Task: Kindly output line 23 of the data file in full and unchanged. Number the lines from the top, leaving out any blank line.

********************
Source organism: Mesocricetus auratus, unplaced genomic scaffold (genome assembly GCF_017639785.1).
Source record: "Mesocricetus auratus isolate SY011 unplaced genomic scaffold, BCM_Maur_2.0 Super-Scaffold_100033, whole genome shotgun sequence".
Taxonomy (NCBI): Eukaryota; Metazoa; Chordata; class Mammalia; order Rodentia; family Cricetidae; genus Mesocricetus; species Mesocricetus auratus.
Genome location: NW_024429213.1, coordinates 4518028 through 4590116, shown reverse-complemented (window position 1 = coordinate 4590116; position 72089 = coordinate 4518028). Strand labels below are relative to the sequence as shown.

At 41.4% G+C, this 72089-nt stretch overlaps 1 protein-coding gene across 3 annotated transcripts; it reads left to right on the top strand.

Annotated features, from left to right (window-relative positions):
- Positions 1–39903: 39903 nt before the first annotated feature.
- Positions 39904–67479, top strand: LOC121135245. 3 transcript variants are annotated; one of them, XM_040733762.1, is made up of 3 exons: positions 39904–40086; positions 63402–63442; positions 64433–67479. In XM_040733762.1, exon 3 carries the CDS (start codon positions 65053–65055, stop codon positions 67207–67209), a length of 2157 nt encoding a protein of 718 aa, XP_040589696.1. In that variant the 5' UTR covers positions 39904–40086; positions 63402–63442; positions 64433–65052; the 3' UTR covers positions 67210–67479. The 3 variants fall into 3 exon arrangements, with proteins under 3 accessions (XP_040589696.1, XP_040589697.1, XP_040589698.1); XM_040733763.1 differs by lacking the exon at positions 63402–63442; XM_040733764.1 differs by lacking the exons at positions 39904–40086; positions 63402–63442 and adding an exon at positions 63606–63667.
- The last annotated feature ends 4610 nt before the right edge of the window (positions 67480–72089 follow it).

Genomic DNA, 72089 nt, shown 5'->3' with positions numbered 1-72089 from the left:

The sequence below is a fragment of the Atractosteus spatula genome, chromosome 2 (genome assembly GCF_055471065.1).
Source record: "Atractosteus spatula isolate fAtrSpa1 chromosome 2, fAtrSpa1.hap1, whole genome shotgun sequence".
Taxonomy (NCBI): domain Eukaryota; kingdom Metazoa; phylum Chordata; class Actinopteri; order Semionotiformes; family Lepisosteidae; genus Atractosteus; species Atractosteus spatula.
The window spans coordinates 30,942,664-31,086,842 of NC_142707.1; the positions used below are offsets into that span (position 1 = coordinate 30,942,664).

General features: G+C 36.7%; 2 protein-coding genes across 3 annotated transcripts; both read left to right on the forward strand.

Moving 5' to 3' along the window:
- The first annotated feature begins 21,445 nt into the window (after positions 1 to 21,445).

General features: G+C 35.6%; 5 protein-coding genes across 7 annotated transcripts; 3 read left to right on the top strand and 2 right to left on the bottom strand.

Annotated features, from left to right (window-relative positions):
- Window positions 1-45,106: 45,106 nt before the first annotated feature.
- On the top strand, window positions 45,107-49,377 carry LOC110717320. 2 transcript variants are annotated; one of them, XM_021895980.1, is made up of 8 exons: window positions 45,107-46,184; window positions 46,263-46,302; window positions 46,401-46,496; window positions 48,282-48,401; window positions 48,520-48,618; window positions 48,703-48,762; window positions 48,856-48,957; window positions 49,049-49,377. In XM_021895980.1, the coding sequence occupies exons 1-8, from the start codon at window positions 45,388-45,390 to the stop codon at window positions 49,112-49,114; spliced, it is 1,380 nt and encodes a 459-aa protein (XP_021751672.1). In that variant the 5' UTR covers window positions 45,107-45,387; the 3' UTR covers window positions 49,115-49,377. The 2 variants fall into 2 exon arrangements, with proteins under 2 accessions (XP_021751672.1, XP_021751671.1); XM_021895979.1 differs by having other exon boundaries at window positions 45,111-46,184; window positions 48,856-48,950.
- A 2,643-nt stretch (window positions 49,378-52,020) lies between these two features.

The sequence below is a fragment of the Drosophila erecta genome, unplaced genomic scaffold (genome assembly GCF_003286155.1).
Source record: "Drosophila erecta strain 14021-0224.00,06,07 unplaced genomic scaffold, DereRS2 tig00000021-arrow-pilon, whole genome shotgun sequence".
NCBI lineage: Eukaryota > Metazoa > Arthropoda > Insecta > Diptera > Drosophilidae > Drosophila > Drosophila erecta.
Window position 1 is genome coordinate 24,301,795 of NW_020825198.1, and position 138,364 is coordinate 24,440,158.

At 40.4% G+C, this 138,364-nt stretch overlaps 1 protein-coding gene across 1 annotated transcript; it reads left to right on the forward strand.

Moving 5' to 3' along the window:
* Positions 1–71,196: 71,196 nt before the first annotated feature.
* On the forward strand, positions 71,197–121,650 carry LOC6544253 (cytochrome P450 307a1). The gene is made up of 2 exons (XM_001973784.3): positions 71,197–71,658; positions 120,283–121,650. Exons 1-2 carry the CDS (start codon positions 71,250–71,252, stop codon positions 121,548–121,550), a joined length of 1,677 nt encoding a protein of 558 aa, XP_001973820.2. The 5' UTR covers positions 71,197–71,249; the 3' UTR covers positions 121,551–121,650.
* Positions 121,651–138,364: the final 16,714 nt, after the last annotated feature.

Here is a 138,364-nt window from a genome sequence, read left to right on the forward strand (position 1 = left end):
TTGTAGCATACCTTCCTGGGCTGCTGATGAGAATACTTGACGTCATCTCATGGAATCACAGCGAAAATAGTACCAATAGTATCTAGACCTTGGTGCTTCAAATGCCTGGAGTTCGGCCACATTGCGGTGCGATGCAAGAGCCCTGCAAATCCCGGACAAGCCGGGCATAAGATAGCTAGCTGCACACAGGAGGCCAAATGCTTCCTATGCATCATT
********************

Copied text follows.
The sequence below is a fragment of the Drosophila erecta genome, unplaced genomic scaffold (genome assembly GCF_003286155.1).